Are you looking for a great way to spend a sunny British summer day (according to reliable sources those actually exist)? Then look no further than a cruise down Manchester Ship Canal! The canal flows between Liverpool and Manchester and Mersey Ferries run regular cruises in both directions. This is a historic route that is great for a North West day out for adults. I finally tried it and felt like I was cruising down the river of some exotic faraway land (the sun probably helped). Read on to find out how you book your Manchester Ship Canal tickets, the Manchester Ship Canal route and some tips for a great experience.
Manchester Ship Canal History
Towards the end of the 19th century Manchester was paying hefty charges to the Port of Liverpool to import and export goods. In true Mancunian spirit, they thought that was an outrage and proposed to build a canal that would circumvent the Port of Liverpool. This would give Manchester direct access to the sea and establish their own trading route.
After 3 attempts the plans were finally signed off. Manchester Ship Canal was one of the biggest construction projects in the world at the time. It took 6 years to build and established Manchester as the world’s third busiest port (despite the fact that Manchester doesn’t have a coastline!). However, the development of larger shipping boats meant that Manchester Ship Canal eventually became too small for significant commercial trade.
Nowadays, there are still commercial ships on the route but the tonnage is only a fraction of its heyday.
Manchester Ship Canal Route
You can travel the canal in both directions between Manchester and Liverpool, but let’s assume you’re on a Manchester cruise travelling to Liverpool. The ship canal cruise starts with a shuttle bus from the Imperial War Museum North to the docks.
The first locks you pass are Mode Wheel Locks in Salford that use sluices to control the Manchester Ship Canal depth. The height difference between the start and end of Manchester Ship Canal is approximately 60 feet (18m) so the water level is lowered at each lock. You then pass Barton where you’ll see the first swing bridge on your cruise. These funky bridges swing completely open to let boats pass and then swing back into place. Very cool. In addition, Barton has a swing aqueduct. It’s similar to a swing bridge but instead of a road Bridgewater Canal passes through the bridge. You’ll also go through a second set of locks at Barton followed by a third set of locks at Irlam.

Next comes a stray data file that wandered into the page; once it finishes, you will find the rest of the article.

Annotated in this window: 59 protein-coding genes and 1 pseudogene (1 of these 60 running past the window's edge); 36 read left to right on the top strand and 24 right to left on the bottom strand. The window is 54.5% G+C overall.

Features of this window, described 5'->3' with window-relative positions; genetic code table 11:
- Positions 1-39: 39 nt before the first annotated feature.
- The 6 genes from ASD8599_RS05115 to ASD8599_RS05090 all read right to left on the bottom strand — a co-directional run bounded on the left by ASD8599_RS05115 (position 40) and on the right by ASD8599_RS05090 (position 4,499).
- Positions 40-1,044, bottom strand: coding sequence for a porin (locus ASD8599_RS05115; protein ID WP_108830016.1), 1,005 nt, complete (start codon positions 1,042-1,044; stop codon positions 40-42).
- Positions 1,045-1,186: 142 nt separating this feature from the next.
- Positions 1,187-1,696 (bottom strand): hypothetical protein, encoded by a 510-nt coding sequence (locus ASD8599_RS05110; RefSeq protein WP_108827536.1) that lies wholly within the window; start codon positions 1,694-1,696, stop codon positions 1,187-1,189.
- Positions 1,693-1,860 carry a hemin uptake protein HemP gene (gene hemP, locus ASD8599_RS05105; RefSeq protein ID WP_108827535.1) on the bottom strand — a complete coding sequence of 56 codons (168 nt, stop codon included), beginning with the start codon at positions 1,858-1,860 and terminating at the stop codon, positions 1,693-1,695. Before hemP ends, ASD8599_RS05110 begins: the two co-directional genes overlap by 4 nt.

River Mersey joins the canal not long after Irlam Locks. You’ll then travel on River Mersey all the way down to Rixton Junction where Manchester Ship Canal diverts from the river. After that it’s a fairly uneventful cruise passing several swing bridges and another set of locks at Latchford Locks. Shout out to Old Quay Swing Bridge that’s the only swing bridge that opens to the left. When you get to Mersey Gateway Bridge and Silver Jubilee Bridge you need to get that camera ready as the views are spectacular. From now on you’ll cruise alongside River Mersey until Eastham Ship Canal Entrance where you pass through a last set of locks before joining the river.
On the way to Eastham Ship Canal Entrance you’ll pass plenty of sheep (crucial information, no?) and also a lay by for huge oil carriers at Ellesmere Port. We met one on the canal and they are some pretty big ships. You then pass through the locks at Eastham and after that it’s a pretty straight ferry across the Mersey. The views are great as you approach the city so make sure you grab a seat at top deck.
Mersey Ferries Ship Canal Cruises
Mersey Ferries tickets and Dates
If you want to cruise down Manchester Ship Canal, you need to book your trip through Mersey Ferries. Between April and October they operate roughly 40 cruises between Liverpool and Manchester. To find cruise dates and book your Manchester Ship Canal tickets, head to Mersey Ferries’ website here. Prices are £42 per person at the time of writing. The cruises are really popular so make sure you book in advance. We booked ours about 2 months prior to the cruise date.
Cruise from Manchester to Liverpool